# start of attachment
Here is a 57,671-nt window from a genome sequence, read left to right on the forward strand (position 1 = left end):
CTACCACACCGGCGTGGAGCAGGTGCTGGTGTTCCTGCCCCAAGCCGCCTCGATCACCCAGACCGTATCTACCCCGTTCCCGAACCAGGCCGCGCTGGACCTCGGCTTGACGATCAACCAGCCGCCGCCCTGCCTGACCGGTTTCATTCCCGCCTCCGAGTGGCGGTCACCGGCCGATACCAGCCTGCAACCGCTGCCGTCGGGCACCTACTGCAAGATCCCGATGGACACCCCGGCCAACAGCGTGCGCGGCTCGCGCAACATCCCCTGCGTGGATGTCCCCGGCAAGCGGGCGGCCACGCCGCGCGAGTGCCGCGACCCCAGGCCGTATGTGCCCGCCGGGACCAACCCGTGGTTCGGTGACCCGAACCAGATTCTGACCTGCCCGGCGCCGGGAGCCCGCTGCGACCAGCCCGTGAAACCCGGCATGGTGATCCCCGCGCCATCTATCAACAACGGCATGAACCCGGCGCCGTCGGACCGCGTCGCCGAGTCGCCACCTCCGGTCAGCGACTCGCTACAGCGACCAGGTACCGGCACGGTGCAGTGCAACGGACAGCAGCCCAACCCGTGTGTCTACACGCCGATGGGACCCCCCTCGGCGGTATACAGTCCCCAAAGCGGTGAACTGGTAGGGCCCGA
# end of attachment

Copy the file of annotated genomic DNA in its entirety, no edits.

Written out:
Here is a 57,671-nt window from a genome sequence, read left to right on the forward strand (position 1 = left end):
CTACCACACCGGCGTGGAGCAGGTGCTGGTGTTCCTGCCCCAAGCCGCCTCGATCACCCAGACCGTATCTACCCCGTTCCCGAACCAGGCCGCGCTGGACCTCGGCTTGACGATCAACCAGCCGCCGCCCTGCCTGACCGGTTTCATTCCCGCCTCCGAGTGGCGGTCACCGGCCGATACCAGCCTGCAACCGCTGCCGTCGGGCACCTACTGCAAGATCCCGATGGACACCCCGGCCAACAGCGTGCGCGGCTCGCGCAACATCCCCTGCGTGGATGTCCCCGGCAAGCGGGCGGCCACGCCGCGCGAGTGCCGCGACCCCAGGCCGTATGTGCCCGCCGGGACCAACCCGTGGTTCGGTGACCCGAACCAGATTCTGACCTGCCCGGCGCCGGGAGCCCGCTGCGACCAGCCCGTGAAACCCGGCATGGTGATCCCCGCGCCATCTATCAACAACGGCATGAACCCGGCGCCGTCGGACCGCGTCGCCGAGTCGCCACCTCCGGTCAGCGACTCGCTACAGCGACCAGGTACCGGCACGGTGCAGTGCAACGGACAGCAGCCCAACCCGTGTGTCTACACGCCGATGGGACCCCCCTCGGCGGTATACAGTCCCCAAAGCGGTGAACTGGTAGGGCCCGA